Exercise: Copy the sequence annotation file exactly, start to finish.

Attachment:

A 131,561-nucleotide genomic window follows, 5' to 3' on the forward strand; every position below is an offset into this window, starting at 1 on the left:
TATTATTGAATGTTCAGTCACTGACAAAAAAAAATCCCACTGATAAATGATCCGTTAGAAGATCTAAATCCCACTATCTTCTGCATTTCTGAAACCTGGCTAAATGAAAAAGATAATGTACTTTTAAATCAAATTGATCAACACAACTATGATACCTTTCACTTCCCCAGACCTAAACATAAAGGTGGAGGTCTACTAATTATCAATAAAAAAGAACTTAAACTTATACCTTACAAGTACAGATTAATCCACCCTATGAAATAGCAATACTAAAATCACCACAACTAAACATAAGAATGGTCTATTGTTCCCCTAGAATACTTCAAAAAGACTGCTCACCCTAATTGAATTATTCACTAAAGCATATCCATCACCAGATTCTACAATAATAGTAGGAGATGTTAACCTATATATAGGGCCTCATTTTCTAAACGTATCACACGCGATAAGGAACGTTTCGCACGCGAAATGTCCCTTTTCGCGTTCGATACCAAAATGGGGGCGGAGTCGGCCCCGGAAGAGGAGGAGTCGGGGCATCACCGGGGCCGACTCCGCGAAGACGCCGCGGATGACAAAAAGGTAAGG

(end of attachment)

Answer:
A 131,561-nucleotide genomic window follows, 5' to 3' on the forward strand; every position below is an offset into this window, starting at 1 on the left:
TATTATTGAATGTTCAGTCACTGACAAAAAAAAATCCCACTGATAAATGATCCGTTAGAAGATCTAAATCCCACTATCTTCTGCATTTCTGAAACCTGGCTAAATGAAAAAGATAATGTACTTTTAAATCAAATTGATCAACACAACTATGATACCTTTCACTTCCCCAGACCTAAACATAAAGGTGGAGGTCTACTAATTATCAATAAAAAAGAACTTAAACTTATACCTTACAAGTACAGATTAATCCACCCTATGAAATAGCAATACTAAAATCACCACAACTAAACATAAGAATGGTCTATTGTTCCCCTAGAATACTTCAAAAAGACTGCTCACCCTAATTGAATTATTCACTAAAGCATATCCATCACCAGATTCTACAATAATAGTAGGAGATGTTAACCTATATATAGGGCCTCATTTTCTAAACGTATCACACGCGATAAGGAACGTTTCGCACGCGAAATGTCCCTTTTCGCGTTCGATACCAAAATGGGGGCGGAGTCGGCCCCGGAAGAGGAGGAGTCGGGGCATCACCGGGGCCGACTCCGCGAAGACGCCGCGGATGACAAAAAGGTAAGG